Asko-Seljavaara menar att det är ansvarslöst av vårdfacket Tehy att strunta i skyddsarbetet och därmed patienterna (HBL 14/11).

Having gone on strike, nurses are claimed to act irresponsibly. If workers in the shipbuilding industry were to go on strike, nobody would talk about moral irresponsibility in the same way as in the discussion about the nurses' strike. Partly, this is due to the different nature of jobs, but the question is not only about that. (Depicting strikers as 'greedy', for example, cannot be seen simply in relation to the kind of work nurses are doing) Shipbuilding workers' claims for a rise in salaries would at most be seen as economically irresponsible from the point of view of e.g. risk of inflation.

An interesting thing concerning the present political discussion is how much of the focus is directed on past promises on the part of the conservative party, Kokoomus. This, of course, opens up many opportunities for political mudslinging; discrediting other parties by pointing out how little they've done in order to fulfil promises given in the election campaign. The risk here is that the real question - that nurses should be granted a bigger salary - is concealed. Very convenient for politicians who don't want to see themselves as responsible for the situation we're in now.

This does not mean that economic irresponsibility is not emphasized: on the homepage of the Commission for local authority employers issue a warning that dangerous strikes will become more common in the future ( = the strike will have dangerous consequences). Indignation is barely concealed:

Aldrig tidigare har en stridsåtgärd inom hälso- och sjukvården riktats på samma sätt som nu, utan den akuta vården har traditionellt lämnats utanför stridsåtgärderna. Om deltagarna i stridsåtgärden når sina mål genom denna modell kan den bli vanligare även i andra funktioner som är oumbärliga för samhället.

It is not a neutral description to say (as the commission does in a news article published 7.11): "Tehy kräver förhöjningar genom att äventyra patienternas liv" (Tehy demands pay increases by putting patients' lives in danger). Again: moral irresponsibility - nurses are blamed for risking human lives by their greedy and unholy activism. Tendentious. And the same type of covert moral reproach is implied in this statement by Jyrki Katainen (from a press conference, mid-october): "All wage-earners have the right to defend their own interests and employment terms, but what we need now is realism to find the best solution." Nurses are said to lack realism, blinded by idealism, perhaps.

12 November 2007


Philosophers, most of them, share a fondness for technical vocabulary. Sometimes there is nothing wrong with that: in some cases it is very helpful to stipulate a term that will make it clearer what one is trying to express. But philosophers have usually drowned themselves in technicalities, forgetting how employment of technical terms (pre)determines the form & direction of the discussion in which they are engaged. It is clear that quite a few philosophers hang on to technical terms and technical descriptions as a result of a general mistrust of ordinary language (take a look at the concept of "folk psychology" and you'll know what I mean). Ordinary language is considered inexact, fuzzy, unscientific and not suitable for the type of discussion philosophers are involved in.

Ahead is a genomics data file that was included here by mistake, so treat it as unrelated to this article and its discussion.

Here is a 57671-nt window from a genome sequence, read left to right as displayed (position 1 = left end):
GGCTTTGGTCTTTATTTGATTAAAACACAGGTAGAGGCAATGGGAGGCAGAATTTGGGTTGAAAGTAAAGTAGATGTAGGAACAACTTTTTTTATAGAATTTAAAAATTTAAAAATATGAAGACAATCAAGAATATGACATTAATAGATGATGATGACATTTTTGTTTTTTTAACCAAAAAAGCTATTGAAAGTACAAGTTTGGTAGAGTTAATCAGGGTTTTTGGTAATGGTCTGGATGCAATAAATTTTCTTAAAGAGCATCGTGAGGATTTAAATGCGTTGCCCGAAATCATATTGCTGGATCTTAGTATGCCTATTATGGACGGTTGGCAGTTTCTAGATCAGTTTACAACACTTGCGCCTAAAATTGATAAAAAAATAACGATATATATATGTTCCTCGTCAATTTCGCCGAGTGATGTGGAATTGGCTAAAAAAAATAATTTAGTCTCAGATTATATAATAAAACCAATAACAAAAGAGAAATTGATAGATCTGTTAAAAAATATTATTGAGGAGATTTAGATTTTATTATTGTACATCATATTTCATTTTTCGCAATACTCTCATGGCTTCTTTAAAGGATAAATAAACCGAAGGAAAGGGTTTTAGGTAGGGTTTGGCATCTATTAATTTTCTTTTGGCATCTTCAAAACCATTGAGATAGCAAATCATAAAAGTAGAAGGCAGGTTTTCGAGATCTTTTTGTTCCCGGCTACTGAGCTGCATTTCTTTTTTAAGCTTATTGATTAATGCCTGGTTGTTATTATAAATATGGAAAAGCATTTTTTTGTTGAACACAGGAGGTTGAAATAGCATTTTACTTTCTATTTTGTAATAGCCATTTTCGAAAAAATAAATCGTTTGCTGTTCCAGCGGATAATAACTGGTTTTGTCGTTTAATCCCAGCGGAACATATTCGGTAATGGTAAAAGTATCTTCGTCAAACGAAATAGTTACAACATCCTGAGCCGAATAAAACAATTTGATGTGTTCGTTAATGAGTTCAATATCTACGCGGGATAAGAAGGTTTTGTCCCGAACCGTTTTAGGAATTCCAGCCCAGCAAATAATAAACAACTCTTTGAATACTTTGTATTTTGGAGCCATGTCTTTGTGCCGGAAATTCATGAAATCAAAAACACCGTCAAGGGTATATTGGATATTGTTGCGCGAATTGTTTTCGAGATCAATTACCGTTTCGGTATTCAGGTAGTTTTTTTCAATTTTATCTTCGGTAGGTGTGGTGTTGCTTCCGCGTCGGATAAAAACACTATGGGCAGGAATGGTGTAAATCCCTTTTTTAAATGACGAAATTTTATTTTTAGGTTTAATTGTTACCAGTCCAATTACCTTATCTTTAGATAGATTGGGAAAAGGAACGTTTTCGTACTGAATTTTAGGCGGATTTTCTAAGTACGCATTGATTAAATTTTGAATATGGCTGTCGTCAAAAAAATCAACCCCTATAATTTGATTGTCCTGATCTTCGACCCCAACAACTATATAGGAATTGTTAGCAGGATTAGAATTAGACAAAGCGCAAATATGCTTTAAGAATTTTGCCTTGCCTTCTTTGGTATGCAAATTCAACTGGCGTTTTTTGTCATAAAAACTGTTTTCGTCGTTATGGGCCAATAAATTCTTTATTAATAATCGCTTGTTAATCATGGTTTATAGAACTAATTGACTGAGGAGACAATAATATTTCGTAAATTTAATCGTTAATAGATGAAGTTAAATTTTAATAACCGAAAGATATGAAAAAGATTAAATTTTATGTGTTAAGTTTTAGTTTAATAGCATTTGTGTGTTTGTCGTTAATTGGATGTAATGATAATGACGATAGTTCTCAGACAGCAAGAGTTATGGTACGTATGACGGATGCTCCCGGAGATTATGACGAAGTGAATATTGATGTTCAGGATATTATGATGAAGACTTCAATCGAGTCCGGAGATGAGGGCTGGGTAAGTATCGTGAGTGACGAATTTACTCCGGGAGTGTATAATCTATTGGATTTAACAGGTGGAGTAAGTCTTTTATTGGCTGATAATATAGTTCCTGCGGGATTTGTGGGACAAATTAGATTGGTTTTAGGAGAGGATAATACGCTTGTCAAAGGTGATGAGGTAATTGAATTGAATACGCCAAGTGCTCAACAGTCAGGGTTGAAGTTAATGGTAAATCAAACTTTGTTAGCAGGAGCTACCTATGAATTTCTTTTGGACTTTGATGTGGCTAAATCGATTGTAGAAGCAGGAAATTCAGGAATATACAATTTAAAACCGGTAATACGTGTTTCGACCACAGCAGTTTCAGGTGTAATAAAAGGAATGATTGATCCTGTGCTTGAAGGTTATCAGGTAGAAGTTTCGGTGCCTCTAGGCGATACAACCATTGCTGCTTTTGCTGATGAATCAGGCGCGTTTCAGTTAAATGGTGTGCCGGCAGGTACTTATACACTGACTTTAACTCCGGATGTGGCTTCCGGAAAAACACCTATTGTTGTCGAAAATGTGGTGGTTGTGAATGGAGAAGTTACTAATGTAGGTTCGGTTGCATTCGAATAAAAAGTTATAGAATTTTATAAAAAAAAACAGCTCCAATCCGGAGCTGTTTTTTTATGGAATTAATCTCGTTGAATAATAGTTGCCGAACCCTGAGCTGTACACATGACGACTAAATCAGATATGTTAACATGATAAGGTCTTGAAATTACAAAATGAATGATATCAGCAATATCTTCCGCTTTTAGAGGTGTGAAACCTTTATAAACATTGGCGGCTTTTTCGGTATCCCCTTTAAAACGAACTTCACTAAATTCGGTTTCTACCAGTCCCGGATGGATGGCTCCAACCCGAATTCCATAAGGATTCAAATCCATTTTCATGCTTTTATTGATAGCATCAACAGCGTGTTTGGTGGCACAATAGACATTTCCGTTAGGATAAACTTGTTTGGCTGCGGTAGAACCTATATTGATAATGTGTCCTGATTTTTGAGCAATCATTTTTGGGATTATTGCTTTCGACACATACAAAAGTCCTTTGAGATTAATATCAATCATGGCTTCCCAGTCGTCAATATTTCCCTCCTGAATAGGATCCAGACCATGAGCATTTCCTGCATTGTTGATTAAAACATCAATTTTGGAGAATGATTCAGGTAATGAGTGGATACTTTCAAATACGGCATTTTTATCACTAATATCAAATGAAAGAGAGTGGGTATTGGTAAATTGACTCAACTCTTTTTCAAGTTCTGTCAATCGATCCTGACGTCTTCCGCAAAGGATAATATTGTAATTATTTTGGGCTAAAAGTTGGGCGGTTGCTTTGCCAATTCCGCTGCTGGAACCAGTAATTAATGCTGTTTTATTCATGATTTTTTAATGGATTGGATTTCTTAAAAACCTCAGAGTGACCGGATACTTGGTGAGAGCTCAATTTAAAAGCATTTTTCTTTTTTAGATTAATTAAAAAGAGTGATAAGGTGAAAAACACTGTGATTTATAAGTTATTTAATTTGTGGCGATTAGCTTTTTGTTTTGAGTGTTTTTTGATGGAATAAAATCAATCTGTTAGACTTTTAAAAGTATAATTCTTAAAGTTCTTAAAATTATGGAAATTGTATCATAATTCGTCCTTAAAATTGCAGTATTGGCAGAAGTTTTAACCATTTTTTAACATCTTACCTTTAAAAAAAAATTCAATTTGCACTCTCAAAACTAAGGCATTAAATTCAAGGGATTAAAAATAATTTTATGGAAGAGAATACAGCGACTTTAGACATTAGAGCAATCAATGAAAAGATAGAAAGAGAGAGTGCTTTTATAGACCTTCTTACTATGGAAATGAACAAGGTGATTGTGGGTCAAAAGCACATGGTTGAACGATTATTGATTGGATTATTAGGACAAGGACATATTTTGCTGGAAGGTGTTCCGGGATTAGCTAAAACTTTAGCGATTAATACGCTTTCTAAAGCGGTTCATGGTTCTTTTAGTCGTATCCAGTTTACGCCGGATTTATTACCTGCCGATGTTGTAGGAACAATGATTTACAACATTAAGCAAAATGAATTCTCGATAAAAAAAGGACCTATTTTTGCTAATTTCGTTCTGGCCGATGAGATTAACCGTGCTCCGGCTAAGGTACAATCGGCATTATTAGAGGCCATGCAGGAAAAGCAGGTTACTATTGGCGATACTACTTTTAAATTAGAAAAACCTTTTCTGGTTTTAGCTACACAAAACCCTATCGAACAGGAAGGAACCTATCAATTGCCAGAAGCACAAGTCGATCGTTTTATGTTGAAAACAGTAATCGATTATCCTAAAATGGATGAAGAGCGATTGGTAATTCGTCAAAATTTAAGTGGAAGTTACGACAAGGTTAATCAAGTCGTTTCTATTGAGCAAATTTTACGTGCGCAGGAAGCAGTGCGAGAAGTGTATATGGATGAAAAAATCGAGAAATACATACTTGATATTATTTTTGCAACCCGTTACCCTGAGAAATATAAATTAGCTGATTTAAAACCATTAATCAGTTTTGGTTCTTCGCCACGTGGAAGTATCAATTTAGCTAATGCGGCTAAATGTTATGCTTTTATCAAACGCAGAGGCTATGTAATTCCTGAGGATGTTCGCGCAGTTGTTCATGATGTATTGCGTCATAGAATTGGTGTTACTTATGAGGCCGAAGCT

Here are my top ten "worst technical expressions employed in analytic & continental philosophy":

  1. desire
  2. "ascribe something to somebody"
  3. context
  4. value
  5. convention
  6. norm
  7. act
  8. behaviour
  9. discourse
  10. construction

bubbling under: heteronomy, body, lack, difference, power, subject

See you in philosophers' hell!

11 November 2007

American movies from the 50's

I've always had many preconceptions about hollywood productions from the 50's. McCarthy ruled the land, everything was to be kept "clean" and "family-friendly". Nothing slipped by the eyes of the censorship bureaucrats. My picture: In Europe the art of making films was flourishing as many film-makers (Bresson, Rosselini, De sica) took up a neorealism. I tend to think that Hollywood movies from this era are all stupid musicals, screwball comedies with Doris Day in the cast and John Wayne Westerns (of which some are half-decent entertainment when in the state of hangover). Film noir? Sure, some of it is great. James Dean? Yeah, he's great, too.

Lately I've watched stuff that makes me less willing to stick to this crude picture.

Three of these movies are based on plays by Tennessee Williams (Track of the cat is not among these). Regrettably, I am not familiar with the plays, so I don't know in what way the movies and the plays differ (even though I have read that some things considered too dangerous were left out or watered down in the movies). Anyways, these four titles have in common an atmosphere of disruption and rebellion. There is, in all of these films, some moments were melodrama gets the upper hand, but there are also moments where a state of unrest is described more subtly. These films are, in different ways, about how a person's past might haunt her and how it is difficult to live in a world in which one is expected to inhabit a particular role: the husband who loves his wife, the decent & innocent woman, the professional, the patriarch.